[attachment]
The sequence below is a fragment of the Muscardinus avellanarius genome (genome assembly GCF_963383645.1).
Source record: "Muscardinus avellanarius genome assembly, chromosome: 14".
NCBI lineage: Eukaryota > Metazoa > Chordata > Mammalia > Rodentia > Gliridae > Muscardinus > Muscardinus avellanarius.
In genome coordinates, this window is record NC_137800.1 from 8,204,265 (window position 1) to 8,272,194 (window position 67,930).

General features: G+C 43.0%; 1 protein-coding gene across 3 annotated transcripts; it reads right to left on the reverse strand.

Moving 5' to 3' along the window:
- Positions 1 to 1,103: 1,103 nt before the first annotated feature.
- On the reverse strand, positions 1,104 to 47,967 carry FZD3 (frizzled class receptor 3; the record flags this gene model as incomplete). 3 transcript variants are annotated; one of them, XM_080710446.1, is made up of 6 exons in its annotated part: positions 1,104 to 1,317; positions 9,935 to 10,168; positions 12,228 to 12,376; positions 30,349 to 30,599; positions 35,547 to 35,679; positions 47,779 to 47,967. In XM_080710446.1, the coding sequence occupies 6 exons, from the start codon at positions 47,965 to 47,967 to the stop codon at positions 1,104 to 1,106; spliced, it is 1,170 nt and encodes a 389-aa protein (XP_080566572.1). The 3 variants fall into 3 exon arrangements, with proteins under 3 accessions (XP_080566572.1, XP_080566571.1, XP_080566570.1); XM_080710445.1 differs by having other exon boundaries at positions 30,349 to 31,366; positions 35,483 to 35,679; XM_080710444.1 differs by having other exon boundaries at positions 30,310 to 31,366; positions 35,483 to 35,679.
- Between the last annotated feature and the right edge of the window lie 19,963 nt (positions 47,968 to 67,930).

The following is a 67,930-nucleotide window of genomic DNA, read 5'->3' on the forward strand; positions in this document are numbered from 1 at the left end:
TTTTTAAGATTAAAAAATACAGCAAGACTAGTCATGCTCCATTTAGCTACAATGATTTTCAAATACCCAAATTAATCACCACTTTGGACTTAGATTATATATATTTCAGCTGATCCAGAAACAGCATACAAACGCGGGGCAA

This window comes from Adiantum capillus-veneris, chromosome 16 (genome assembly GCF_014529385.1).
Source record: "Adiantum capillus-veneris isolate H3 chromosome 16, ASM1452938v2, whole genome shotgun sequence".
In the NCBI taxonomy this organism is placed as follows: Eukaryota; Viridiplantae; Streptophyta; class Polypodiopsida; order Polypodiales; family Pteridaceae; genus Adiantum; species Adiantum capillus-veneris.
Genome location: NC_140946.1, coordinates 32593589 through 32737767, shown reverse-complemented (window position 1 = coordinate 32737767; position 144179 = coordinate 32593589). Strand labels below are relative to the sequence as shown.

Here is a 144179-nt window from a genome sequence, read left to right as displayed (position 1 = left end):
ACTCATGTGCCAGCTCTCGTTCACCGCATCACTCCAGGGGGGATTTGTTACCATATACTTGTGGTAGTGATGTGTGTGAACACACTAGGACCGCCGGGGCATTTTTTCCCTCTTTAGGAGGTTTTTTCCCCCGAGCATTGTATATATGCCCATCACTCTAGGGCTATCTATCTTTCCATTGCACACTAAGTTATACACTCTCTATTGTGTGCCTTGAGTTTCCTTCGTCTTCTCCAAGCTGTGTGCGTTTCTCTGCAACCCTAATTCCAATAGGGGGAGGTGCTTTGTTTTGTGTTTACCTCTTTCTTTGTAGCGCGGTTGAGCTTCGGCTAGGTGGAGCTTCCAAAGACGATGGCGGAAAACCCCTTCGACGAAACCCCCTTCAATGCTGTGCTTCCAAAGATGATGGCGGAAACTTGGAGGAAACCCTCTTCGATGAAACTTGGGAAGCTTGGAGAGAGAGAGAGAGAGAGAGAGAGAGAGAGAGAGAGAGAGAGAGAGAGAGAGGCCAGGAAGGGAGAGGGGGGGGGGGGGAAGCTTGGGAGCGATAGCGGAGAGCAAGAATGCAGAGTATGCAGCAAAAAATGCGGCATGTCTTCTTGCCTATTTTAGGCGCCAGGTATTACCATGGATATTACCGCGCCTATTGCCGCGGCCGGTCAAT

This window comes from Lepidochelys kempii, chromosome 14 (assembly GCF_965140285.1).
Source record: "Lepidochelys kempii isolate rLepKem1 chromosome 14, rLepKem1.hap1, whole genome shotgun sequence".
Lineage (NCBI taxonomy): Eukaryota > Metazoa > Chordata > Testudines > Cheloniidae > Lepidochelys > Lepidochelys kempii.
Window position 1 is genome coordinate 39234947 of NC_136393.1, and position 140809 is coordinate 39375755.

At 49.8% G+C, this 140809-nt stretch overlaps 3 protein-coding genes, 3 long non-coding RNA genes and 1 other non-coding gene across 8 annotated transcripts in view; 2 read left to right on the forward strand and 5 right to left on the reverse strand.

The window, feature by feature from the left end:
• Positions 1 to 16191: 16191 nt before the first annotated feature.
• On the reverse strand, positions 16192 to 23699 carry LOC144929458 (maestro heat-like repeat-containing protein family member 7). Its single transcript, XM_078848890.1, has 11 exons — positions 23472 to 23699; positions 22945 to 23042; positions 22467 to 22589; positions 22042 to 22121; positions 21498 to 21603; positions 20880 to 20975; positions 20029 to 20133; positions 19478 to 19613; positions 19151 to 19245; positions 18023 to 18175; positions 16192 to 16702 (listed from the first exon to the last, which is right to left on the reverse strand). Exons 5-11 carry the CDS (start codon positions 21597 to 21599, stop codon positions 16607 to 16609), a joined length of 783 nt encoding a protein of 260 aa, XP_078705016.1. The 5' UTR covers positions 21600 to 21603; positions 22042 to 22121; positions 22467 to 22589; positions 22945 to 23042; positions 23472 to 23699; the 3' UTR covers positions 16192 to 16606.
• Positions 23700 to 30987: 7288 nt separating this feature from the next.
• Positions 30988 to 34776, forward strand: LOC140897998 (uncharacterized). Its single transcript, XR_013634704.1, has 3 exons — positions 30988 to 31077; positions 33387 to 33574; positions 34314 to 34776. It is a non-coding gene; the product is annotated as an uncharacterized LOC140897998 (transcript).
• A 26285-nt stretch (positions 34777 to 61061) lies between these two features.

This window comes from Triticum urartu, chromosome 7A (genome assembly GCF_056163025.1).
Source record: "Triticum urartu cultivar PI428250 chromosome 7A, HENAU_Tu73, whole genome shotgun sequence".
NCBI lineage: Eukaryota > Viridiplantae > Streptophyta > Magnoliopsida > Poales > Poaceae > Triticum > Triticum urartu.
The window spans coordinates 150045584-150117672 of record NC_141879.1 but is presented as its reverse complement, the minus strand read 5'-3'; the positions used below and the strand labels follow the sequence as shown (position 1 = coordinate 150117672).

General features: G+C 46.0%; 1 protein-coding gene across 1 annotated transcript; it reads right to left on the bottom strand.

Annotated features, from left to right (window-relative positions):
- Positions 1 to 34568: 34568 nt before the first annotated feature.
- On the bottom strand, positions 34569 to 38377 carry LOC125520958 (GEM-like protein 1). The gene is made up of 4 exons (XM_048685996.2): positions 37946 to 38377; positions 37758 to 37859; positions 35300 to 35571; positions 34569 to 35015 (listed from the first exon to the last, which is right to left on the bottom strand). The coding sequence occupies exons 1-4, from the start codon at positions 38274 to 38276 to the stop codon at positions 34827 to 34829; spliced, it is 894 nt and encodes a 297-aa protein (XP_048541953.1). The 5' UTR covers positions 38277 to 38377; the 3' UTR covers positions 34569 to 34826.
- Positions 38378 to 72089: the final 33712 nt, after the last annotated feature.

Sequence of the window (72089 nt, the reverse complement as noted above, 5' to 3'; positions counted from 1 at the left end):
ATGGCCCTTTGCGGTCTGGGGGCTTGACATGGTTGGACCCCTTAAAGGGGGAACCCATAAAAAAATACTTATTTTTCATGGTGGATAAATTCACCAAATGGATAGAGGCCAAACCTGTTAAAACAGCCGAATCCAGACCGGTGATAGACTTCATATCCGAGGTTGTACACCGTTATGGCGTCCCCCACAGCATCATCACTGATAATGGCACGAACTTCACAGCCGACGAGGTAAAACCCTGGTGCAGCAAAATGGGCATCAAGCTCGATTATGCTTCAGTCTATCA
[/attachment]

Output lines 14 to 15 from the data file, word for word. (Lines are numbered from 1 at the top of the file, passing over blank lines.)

In the NCBI taxonomy this organism is placed as follows: Eukaryota; Viridiplantae; Streptophyta; class Polypodiopsida; order Polypodiales; family Pteridaceae; genus Adiantum; species Adiantum capillus-veneris.
Genome location: NC_140946.1, coordinates 32593589 through 32737767, shown reverse-complemented (window position 1 = coordinate 32737767; position 144179 = coordinate 32593589). Strand labels below are relative to the sequence as shown.